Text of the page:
Are you struggling with cultural norms where you live? You are in good company. Jesus and Paul chose to step into the lives of others who were different in order to share the message of eternal life. Take heart, my friend, because you are a result of their work in those early days of the Christian faith, and you’ve been given the perfect example to follow.
Father, I pray for the willingness to set aside my freedoms in order to reach those in the culture where you have placed me. Make me alert to any opportunity to engage others with sensitivity and humility so that I can share the message of eternal life in a way they can understand. Amen.
What has been the biggest obstacle you have faced in adapting to the cultural norms in your place of service? How did you reconcile this change in your life?
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More Than Money: How Local Churches Care for Global Workers

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Have you ever given toward your church’s mission offering and wondered about who your dollars were supporting? Have you ever wondered how they’re doing—their ministry, personal life and spiritual well-being—but didn’t know how to find out? Are you aware that many global workers return from the field because of preventable reasons related to a lack of care?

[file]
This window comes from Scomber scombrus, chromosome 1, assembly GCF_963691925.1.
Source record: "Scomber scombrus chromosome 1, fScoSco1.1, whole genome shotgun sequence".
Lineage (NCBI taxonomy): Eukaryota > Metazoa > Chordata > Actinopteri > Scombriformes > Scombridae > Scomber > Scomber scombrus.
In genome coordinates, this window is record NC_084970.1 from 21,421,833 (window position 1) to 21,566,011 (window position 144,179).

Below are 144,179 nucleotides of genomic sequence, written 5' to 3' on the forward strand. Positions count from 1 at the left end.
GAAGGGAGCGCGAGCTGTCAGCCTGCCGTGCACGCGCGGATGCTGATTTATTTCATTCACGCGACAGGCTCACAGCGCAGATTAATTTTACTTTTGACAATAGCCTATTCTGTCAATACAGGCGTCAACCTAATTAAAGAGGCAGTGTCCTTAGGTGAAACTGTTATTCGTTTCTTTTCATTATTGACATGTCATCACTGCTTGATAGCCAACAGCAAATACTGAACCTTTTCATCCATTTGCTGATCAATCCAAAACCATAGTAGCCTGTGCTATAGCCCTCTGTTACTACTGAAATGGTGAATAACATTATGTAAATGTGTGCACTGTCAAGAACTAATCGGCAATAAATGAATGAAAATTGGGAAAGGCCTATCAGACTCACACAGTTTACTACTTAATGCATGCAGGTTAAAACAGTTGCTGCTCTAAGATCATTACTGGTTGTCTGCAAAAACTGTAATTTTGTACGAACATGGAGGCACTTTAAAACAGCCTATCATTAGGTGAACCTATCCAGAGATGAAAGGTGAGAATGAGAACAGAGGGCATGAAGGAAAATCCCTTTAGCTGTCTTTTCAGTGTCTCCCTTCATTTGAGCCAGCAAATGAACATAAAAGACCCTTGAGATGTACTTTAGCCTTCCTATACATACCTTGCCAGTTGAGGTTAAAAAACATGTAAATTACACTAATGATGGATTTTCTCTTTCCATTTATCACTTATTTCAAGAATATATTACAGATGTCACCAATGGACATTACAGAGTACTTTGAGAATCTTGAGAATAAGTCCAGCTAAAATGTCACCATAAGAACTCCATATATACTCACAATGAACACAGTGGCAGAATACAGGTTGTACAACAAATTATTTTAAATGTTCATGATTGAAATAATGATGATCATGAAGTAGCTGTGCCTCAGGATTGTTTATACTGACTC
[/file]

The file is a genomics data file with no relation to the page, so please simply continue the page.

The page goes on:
Unfortunately, these situations are all too common in today’s mission environment. Over time, there has been a shift in roles as sending organizations have expanded in number and size, causing global workers to rely more on them for resources. Subsequently, the local church’s role and the global worker’s relationships with their home church have diminished.

How can the local church reconnect with their global workers and care well, helping to sustain them on the field? There is an example we can follow.